UK CoV-2 Update No logical reason for lockdown from 18Feb2021

UK CoV-2 Update No logical reason for lockdown from 18Feb2021

As shown in the image opposite, with low UV, high Relative Humidity and low temperatures airborne virus particles are more abundant (greater viral load), more people catch the virus and breathe out more virus particles, getting trapped in the lower atmosphere. Airborne viruses often attach themselves to small water molecules in the atmosphere and are breathed in. Less sunny, higher moisture and lower temperatures weather conditions prevent the virus particles reaching higher levels in the atmosphere and are not irradiated, they build up in the lower atmosphere, increasing viral load. The worst possible conditions for virus spread is sunless, foggy (high moisture content), windless (air cannot move viral load laterally), and low temperature (air cannot move viral load vertically).

Mountainous areas covered in low cloud and windless conditions, has the same effect. The Italian ski resort in the first outbreak was an ideal breeding ground, and hence extremely high infection rate. Another meteorological consideration of wind, downwind of large conurbations, with cloudy (little UV), high moisture, and low temperatures there is a risk of moving higher viral load. For example, with a westerly wind over London there would be a higher risk of infection over East London, Kent, and Essex.

The opposite occurs when UV levels are high, lowering the moisture levels (RH) and increasing temperature (raising the air and hence viral load, by convection), the airborne viruses are then irradiated and killed, hence less virus particles (virions). Virus particles in these conditions, due to drier air and increased thermal conditions can reach high into the atmosphere, up to a point where UVB and occasionally UVC can irradiate them. This is the crucial time for gaining herd immunity, less virions, less risk of infection, and because of the small number of virions the ensuing respiratory disease will be less potent.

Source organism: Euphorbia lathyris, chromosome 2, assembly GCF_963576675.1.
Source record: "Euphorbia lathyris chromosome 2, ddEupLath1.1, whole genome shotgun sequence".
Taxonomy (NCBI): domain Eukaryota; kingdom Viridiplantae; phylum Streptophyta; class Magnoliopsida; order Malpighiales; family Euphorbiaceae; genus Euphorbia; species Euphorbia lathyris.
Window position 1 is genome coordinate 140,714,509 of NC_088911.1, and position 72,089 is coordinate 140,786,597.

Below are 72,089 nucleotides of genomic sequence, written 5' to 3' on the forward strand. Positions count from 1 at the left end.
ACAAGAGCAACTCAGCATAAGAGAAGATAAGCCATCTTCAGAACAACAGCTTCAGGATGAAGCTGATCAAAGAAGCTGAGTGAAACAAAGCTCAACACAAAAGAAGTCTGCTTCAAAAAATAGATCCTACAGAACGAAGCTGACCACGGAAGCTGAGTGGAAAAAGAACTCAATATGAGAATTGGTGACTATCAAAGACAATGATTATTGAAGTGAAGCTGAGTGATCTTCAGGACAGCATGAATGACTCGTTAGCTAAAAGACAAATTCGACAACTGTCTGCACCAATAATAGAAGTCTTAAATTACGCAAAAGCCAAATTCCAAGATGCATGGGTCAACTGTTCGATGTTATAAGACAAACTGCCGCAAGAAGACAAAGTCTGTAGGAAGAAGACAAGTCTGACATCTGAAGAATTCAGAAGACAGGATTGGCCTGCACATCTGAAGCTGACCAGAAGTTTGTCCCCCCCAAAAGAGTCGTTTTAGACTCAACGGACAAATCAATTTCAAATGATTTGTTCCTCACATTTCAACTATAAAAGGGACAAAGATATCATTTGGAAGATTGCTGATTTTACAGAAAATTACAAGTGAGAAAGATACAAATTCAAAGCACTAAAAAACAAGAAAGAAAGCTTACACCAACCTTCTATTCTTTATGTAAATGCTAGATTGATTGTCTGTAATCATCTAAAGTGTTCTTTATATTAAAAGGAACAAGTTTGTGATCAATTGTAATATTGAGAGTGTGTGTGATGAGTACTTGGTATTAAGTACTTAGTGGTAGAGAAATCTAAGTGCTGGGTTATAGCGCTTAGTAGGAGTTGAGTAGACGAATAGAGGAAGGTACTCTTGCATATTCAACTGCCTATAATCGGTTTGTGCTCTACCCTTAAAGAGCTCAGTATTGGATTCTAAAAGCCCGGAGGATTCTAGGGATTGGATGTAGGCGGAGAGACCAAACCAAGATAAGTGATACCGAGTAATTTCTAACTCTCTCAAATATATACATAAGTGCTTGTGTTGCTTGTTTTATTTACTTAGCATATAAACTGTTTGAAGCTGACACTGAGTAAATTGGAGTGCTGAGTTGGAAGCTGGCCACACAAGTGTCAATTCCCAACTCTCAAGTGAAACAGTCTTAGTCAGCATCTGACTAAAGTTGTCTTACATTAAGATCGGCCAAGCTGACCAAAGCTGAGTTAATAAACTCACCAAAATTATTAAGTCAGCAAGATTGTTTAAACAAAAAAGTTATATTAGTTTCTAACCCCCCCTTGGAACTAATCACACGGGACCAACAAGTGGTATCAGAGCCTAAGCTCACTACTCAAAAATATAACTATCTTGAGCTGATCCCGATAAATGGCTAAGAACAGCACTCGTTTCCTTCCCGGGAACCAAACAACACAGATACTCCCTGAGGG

On 13Jun2021 weekly COVID-19 deaths for England & Wales of 57 are 1,515 per week lower than the 11 year average of 1,572 (2010-2020) for respiratory deaths in England & Wales (the 3rd Benchmark)

In 2020 lockdown was ended when the COVID-19 deaths were 2,827. This figure was passed on the downward slope on 23Feb2021 and still in lockdown Another benchmark passed.

Statistically and scientifically there is no logical reason for lockdown or any other restrictions from 18Feb2021

Respiratory death peaks for the last 11 years, England & Wales:
Dates when COVID-19 deaths fell below
2014/15 (3,521) 18Feb2021 1st Benchmark
2017/18 (3,075) 21Feb2021
2020/21 (2,770) 23Feb2021 (Unlocked 10May2020)
2010/11 (2,706) 24Feb2021
2016/17 (2,690) 24Feb2021
2012/13 (2,508) 24Feb2021
2019/20 (2,477) 25Feb2021
2009/10 (2,345) 26Feb2021
2018/19 (2,214) 27Feb2021
2013/14 (2,100) 27Feb2021
2015/16 (1,971) 01Mar2021
2011/12 (1.934) 02Mar2021 2nd Benchmark
2020/21 CoV-2 06Mar2021 (1,572) 3rd Benchmark

The first benchmark is derived from the peak deaths of the 2014/15 seasonal respiratory virus outbreak of 3,521,when the NHS coped and there were no restrictions or lockdowns.